The scenic Handies Peak Wilderness Study Area in Colorado is known for its mountains, multi-colored rock formations, diverse vegetation and vast, open vistas. The area is home to Handies Peak, which rises 14,048 feet over the area — plus 12 other peaks that are more than 13,000 feet, three major canyons, glacial cirques and three alpine lakes. This landscape makes Handies Peak WSA a perfect getaway for hiking, backpacking, camping, mountain climbing and photography. Photos by Bob Wick, BLM — mypubliclands.
Whether you’ve been waiting for a while to sign up with Tumblr or whether you’re just curious how government agencies can leverage a platform known to be the breeding ground for the latest gifs and memes, this webinar will show you examples of how agencies have successfully taken advantage of gifs, memes and everything else Tumblr has to offer to meet their missions, increase audience engagement and build brand recognition.
BLM Winter Bucket List #23: Vermilion Cliffs National Monument, Arizona, for Spectacular Geologic Features and Superbowl 49
This month, Phoenix, Arizona, is a buzz with #superbowl news. As the state prepares for the big event, we’ll share information about beautiful public lands just outside of the city and others worth a day trip - like Vermilion Cliffs.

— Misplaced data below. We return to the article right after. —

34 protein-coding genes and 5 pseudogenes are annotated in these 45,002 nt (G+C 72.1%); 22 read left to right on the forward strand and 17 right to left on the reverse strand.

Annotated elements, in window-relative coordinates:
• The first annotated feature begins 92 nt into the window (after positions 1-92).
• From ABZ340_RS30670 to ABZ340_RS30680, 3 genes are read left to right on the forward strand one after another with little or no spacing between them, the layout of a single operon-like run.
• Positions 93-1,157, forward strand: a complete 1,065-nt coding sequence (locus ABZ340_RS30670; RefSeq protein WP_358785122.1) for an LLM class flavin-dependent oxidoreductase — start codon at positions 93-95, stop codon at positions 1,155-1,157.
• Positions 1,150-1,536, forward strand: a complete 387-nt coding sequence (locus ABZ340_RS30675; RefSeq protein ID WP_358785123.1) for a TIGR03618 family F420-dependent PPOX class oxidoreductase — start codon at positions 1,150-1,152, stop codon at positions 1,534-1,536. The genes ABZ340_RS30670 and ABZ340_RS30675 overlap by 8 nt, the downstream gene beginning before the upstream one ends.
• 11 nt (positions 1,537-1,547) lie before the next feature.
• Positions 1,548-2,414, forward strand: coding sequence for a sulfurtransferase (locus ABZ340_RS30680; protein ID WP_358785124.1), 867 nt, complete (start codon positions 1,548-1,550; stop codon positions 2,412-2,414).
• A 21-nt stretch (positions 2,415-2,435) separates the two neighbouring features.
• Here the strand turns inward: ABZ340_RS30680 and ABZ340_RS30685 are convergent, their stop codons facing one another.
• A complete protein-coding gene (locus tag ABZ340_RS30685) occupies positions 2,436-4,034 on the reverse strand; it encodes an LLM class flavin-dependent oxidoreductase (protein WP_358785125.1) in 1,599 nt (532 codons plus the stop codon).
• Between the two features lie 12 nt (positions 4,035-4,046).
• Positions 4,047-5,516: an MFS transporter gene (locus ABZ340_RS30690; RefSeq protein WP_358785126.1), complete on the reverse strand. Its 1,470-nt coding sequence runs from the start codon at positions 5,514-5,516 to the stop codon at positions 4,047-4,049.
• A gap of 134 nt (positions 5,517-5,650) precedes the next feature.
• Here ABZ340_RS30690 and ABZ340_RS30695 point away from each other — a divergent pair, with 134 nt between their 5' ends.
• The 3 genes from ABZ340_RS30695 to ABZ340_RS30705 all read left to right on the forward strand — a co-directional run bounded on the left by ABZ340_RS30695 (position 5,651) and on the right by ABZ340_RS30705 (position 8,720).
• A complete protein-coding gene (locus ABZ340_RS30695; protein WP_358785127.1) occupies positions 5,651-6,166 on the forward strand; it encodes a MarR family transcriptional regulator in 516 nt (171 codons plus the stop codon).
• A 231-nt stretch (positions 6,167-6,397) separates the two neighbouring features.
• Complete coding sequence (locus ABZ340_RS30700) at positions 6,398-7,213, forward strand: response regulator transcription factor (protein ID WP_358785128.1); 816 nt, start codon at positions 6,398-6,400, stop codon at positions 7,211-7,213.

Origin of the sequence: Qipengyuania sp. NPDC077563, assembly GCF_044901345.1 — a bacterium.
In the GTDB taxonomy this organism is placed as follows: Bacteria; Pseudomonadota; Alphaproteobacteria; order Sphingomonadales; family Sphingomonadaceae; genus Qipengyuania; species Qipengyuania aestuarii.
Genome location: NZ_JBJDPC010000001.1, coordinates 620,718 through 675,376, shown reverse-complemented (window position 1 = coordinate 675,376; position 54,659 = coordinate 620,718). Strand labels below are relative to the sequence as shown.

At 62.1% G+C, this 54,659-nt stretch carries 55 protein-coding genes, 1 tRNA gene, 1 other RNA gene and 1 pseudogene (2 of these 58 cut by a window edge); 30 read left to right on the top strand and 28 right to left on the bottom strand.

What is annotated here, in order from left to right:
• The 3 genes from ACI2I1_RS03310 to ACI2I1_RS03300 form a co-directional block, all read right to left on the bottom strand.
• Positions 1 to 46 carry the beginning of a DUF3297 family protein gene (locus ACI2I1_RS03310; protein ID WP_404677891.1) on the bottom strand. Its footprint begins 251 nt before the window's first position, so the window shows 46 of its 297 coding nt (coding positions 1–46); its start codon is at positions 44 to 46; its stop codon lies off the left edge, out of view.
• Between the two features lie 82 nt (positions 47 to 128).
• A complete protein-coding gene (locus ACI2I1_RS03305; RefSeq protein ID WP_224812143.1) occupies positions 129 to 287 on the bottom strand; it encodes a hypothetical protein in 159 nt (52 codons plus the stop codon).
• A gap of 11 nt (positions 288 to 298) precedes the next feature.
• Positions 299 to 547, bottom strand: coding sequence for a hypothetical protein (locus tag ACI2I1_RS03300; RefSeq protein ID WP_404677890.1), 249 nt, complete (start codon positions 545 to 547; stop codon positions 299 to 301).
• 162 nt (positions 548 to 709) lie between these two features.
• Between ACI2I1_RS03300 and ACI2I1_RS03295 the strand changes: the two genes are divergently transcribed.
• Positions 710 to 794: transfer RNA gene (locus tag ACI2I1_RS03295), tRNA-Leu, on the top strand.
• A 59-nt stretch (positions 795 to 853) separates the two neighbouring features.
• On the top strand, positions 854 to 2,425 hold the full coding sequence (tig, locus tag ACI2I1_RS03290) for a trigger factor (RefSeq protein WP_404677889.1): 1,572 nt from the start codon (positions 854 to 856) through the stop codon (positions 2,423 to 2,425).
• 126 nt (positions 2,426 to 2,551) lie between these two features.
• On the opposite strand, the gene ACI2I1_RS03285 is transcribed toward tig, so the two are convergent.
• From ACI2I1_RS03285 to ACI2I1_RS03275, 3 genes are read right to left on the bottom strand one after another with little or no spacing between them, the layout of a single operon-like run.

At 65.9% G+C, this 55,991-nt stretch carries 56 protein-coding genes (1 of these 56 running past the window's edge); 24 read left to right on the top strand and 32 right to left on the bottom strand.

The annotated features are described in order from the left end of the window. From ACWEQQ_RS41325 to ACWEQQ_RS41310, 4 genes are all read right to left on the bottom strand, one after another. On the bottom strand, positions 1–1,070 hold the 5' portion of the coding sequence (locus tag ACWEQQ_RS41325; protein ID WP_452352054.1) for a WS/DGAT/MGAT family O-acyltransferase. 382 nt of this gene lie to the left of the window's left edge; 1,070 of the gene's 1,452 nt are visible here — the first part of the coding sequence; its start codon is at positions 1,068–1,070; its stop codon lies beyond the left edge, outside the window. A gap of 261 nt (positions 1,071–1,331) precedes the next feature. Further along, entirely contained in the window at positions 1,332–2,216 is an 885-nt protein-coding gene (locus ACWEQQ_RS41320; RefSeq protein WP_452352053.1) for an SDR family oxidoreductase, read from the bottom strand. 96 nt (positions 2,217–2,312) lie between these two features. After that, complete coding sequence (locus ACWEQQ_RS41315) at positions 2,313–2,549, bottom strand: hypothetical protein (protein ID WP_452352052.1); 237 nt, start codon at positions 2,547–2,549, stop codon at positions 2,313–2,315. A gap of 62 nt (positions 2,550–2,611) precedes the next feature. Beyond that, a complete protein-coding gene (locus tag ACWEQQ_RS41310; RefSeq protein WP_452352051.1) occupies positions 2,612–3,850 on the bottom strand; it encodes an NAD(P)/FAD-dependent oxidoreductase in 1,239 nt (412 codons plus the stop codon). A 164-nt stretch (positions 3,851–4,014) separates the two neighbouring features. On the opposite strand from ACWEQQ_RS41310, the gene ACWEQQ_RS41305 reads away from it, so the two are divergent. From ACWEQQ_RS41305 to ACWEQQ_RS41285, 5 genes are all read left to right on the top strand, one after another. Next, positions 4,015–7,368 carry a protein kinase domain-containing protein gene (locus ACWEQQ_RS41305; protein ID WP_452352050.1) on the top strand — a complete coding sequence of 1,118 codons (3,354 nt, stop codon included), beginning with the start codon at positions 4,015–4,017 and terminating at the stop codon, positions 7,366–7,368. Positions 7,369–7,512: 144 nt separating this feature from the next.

Located on the Colorado Plateau in northern Arizona, the Vermilion Cliffs National Monument includes the Paria Canyon-Vermilion Cliffs Wilderness. This remote and unspoiled 280,000-acre Monument - a part of the BLM’s National Conservation Lands - is a geologic treasure, containing a variety of diverse landscapes from the Paria Plateau, Vermilion Cliffs, Coyote Buttes, and Paria Canyon.
Visitors enjoy scenic views of towering cliffs and deep canyons. The colorful swirls of cross-bedded sandstone in Coyote Buttes are an international hiking destination. A permit is required for hiking in Coyote Buttes North (the Wave), Coyote Buttes South, and for overnight trips within Paria Canyon.
Whether you’re heading to the #superbowl or just want an unforgettable outdoor experience, Vermilion Cliffs is a must see! http://bit.ly/vermilioncliffs
Tijuana Slough Refuge is located in
the most southwestern corner of the contiguous United States. It is one
of southern California’s largest remaining salt marshes without a road
or railroad trestle running through it.
The refuge maintains essential habitats for many migrating shorebirds and waterfowl along the Pacific Flyway.
2. Guadalupe-Nipomo Dunes National Wildlife Refuge, Guadalupe, California
The Guadalupe-Nipomo Dunes Refuge is
located along the central coast of California, in San Luis Obispo and
Santa Barbara Counties. Bordered by the Pacific Ocean to the west and
farmland to the east, the refuge encompasses one of the largest coastal
dune systems remaining in California.
The refuge was established to protect breeding habitat for the
endangered California least tern and the threatened western snowy
plover. The refuge also provides habitat for other endangered species,